Saturday, January 10, 2009

Mark Jenkins on "Roads to the Interior: Another Side of Japanese Cinema"

Thanks to Mark Jenkins for the thoughtful recap of the Japanese film series I programmed last year at ReelDC.

Saturday, January 03, 2009


The list of criminally-neglected foreign films is a long one indeed, but one I really want to beat the drum for is Miwa Nishikawa's Sway. According to Nishikawa, it was inspired by a nightmare, and even though there is nothing supernatural about it, that atmosphere of nightmare-dread we've all felt saturates every frame. It's a remarkable feat of sustained mood.

I included it in a program of recent Japanese films last year, and it provoked the most interesting audience reactions in the lobby after the screening. What I, and others, found so powerful and haunting about it is that it's a movie essentially about ambiguity - the impossibility of truly knowing what motivates even those closest to you (to reveal any more would give away too much of a plot that depends on a key not so much plot twist as swerve early on that has the effect of knocking you off balance for the rest of the film.)

Even more fascinating to me were the reactions of the people who disliked it precisely because of its ambuguity. Some of them even seemed angry - they wanted answers that Nishikawa explicitly resists giving. Which makes me think that Nishikawa is a poet in an age that only wants information.

You can read David Wilentz's interview with her at The Brooklyn Rail, and buy the DVD at Amazon.

Harikikigaki, a 16th Century Japanese Medical Manual

Harikikigaki is a medical manual published in Japan in 1568 which describes how to combat the little critters which were believed to live inside the body and cause disease. Some, like the guy illustrated here, even wear hats in an attempt to avoid medicine. You can see a selection of them at Pink Tentacle.

Favorite Musical Moments of 2008 (In No Particular Order)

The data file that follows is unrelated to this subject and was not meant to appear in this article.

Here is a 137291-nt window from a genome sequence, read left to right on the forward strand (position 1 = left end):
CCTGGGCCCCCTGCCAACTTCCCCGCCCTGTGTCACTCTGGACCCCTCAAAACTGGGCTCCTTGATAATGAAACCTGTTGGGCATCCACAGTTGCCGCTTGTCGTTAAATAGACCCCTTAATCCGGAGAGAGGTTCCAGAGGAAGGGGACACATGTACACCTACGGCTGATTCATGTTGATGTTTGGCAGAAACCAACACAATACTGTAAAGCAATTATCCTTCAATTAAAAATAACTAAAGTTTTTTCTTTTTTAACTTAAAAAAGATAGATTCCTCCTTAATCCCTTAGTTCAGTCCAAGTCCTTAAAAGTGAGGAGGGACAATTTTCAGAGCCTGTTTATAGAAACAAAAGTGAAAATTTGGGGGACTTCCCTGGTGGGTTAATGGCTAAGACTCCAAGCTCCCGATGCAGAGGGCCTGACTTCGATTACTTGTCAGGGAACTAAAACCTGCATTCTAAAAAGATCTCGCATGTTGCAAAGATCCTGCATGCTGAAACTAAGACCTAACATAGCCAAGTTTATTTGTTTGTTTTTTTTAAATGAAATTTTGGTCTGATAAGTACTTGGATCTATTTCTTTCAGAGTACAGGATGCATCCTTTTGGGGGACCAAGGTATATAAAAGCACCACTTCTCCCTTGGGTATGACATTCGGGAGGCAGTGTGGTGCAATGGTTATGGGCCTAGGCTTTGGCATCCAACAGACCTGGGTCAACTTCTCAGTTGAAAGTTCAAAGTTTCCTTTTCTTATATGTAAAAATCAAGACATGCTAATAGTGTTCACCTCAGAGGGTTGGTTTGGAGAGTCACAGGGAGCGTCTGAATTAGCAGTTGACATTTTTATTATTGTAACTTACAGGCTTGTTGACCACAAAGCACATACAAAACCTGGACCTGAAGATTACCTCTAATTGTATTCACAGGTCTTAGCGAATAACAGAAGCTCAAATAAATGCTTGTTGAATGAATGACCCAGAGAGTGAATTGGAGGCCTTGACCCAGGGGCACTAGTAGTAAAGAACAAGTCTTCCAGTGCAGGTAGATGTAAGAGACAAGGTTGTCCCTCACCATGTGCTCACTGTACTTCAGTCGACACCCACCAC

1. TV On The Radio, Dear Science.

2. Esau Mwamamwaya and Radioclit, "Tengazako." It turns out there is room in this world for one more version of MIA's "Paper Planes." This one is from Africa and is full of joy.

3. DJ Earworm, "If I Were a Freefallin' Boy (Beyonce vs. Tom Petty)." The great thing about this mash-up is that it saves you time by allowing you to listen to two great songs at the same time.

4. Lil Wayne, "Mr. Carter." I give up. The guy's great. Even the seasons are jealous of him, or so he boasts here.

5. The dream I had in which Sonic Youth were playing a concert as a kind of lecture-demonstration - they would describe how they were making their guitar sounds while they were playing. As if their music is now so old that it is considered classical.

6. Conor Oberst, "Moab" and Fleet Foxes, "White Winter Hymnal." Talk about classicism. Two great singles by guys who have learned from their forbears.

7. Mavis Staples on the NPR radio show Wait, Wait, Don't Tell Me. She didn't do much singing, but she stole the show in an old-school, show business way. Plus she revealed that Bob Dylan once proposed marriage to her!

8. Ida Maria, "Oh My God." Full-throttle Scandinavian pop-rock. She is apparently so badass that she broke her ribs during a show when she threw herself into an amp.

You can find a lot of this this stuff on Hype Machine.